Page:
I'm a bit of a wimp when it comes to running in cold weather but I'm gradually adapting and working out what works for me.
My main issues are cold hands and feet and earache, especially if it is windy. On the plus side, I've also realized how refreshing it can be and the feel good factor when I get home to the warm and dry is definitely worth it.
The trick is to wear layers as the heat gets sandwiched in between each layer and so keeps you warmer. However you definitely don't want to over dress as after a couple of miles, your body will be pumping out heat. Dress as if it's about 10-15 degrees F warmer than the temperature outside.
Wear winter running socks if you have them or if not wear socks that are slightly thicker than your usual socks. Also keep fingers warm by wearing gloves. I have been know to run in woolly mittens but usually I wear mitten gloves as I suffer from Raynaud's syndrome.
If you suffer from cold ears, then a hat is a good buy but make sure it is not too big so that it doesn't fall down over your eyes with all that bouncing about.
Another must for running in cold weather is some sort of waterproof or wind proof jacket. You can get really light ones like mine below and I tend to wear a long sleeve top underneath and if it is 'really' cold then I'll wear a running vest under that too.
I never understand why so many people wear black in the winter. I try and do the opposite. As mornings and evenings tend to be quite dark, you definitely want cars and vehicles to see you so wear reflective gear on your outer layer and wear a running light if you know it will be dark. Click here to read about running safely.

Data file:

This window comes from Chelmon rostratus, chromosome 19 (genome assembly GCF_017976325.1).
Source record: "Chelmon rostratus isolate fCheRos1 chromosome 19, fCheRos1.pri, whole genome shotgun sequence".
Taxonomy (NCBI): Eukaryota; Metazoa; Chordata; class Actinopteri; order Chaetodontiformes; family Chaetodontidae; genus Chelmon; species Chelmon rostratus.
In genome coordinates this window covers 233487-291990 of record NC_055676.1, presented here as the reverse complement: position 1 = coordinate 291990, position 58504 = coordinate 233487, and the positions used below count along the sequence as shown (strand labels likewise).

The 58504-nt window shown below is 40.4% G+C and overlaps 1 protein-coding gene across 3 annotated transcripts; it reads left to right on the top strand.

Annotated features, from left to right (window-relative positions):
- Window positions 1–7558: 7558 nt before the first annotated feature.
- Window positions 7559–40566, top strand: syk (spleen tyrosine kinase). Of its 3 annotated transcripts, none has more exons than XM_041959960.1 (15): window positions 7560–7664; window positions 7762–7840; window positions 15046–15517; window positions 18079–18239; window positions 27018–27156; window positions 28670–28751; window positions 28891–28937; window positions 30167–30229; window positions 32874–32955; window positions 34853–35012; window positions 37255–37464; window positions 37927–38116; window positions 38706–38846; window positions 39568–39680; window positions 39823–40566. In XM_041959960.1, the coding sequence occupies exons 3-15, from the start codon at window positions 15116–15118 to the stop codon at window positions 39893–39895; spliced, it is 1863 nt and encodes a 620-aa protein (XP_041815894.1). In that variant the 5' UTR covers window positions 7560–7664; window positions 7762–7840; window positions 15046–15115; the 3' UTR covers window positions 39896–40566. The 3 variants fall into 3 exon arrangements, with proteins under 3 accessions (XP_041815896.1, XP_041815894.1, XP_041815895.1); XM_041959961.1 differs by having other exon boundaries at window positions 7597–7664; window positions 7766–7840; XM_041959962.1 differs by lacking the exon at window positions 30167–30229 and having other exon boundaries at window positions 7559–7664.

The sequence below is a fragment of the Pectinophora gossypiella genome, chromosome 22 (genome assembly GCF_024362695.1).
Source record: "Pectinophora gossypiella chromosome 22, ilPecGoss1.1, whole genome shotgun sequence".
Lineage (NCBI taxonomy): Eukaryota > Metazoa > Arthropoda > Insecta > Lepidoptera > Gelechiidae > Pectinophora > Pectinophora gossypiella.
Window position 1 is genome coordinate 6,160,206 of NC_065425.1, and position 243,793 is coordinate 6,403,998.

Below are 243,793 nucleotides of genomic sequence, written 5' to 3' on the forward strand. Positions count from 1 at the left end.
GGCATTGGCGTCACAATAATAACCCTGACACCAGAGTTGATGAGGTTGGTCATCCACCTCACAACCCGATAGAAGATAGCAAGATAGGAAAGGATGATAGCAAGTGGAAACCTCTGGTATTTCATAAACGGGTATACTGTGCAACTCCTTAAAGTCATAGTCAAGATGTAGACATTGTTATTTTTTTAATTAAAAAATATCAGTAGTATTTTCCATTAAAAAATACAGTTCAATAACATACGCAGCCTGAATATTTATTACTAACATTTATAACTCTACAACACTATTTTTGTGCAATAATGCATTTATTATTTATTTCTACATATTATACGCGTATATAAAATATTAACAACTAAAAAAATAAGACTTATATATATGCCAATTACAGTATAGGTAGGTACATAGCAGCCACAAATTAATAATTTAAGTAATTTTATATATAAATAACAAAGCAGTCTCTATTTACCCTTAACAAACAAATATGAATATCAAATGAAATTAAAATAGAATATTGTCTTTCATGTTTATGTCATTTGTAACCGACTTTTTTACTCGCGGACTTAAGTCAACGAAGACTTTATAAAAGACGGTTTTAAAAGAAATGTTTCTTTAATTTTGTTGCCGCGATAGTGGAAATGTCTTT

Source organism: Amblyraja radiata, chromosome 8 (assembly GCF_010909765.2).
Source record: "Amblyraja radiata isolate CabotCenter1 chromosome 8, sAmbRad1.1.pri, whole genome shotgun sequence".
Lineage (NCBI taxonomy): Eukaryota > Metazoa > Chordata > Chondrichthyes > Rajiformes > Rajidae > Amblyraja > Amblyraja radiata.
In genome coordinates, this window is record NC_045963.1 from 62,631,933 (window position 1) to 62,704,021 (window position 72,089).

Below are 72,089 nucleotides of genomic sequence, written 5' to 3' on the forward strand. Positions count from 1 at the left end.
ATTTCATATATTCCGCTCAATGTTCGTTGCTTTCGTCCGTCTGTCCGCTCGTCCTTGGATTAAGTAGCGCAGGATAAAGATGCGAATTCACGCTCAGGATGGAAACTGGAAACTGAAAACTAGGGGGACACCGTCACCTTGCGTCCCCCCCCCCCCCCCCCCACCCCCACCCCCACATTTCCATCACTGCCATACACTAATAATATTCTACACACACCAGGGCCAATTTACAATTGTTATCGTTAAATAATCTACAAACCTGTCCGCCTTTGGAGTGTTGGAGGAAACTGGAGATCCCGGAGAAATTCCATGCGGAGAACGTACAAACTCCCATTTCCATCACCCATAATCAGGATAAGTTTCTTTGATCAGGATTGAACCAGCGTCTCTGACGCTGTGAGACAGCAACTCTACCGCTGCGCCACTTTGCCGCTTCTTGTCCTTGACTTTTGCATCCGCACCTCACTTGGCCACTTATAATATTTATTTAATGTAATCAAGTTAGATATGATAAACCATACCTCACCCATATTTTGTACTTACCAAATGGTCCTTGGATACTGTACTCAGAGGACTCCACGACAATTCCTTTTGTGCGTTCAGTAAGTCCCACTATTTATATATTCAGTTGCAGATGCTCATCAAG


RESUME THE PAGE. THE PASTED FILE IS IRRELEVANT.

Mud, mud glorious mud or perhaps ice and snow. Either way you need to be prepared. In winter, I tend to stick to paved roads but sometimes it is fun to go off on the trails.
Take it easy, forget the speed and keep alert for black ice and slippery areas. You also don't want to run too fast as your muscles might be cold and tight so more prone to injury.
Last Christmas my husband and I gave each other trail shoes but before that I used my ordinary running shoes. They were fine although I do think the trails shoes have given me a bit of extra confidence as they have a better grip. I am still not someone who can fly down muddy or rocky slopes and if they are wet and boggy as well, then I'm the one always at the back!
Many running shoe manufacturers offer winter/autumn and summer ranges. I agree that the winter/autumn shoes tend to be warmer and more waterproof but in reality, you don't need to have different shoes for different seasons. Just make sure to clean off any mud and to dry your shoes off properly when you get home.
You should always warm up before any run so as to gradually get the blood flowing to your muscles (less chance of injury) and when it's cold it is even more important.
If you cant' brave going outside for a warm up, here are some other ideas: Run up and down the stairs a few times, jump rope or rush round the house tidying up!
Although you think you might not get dehydrated when running in cold weather, you actually can. You might not sweat as much but you are still losing fluids.
Cold air contains less moisture than warm air so as you breathe out, the air grabs the moisture from your breath meaning your are losing fluids. Cold air is also efficient at wicking away moisture from your skin which makes you think that you haven't sweated that much. As a test, weigh yourself before and after your run. Any weight loss is fluid.
So drink before you head out the door and drink after the run and on long runs, take fluids with you.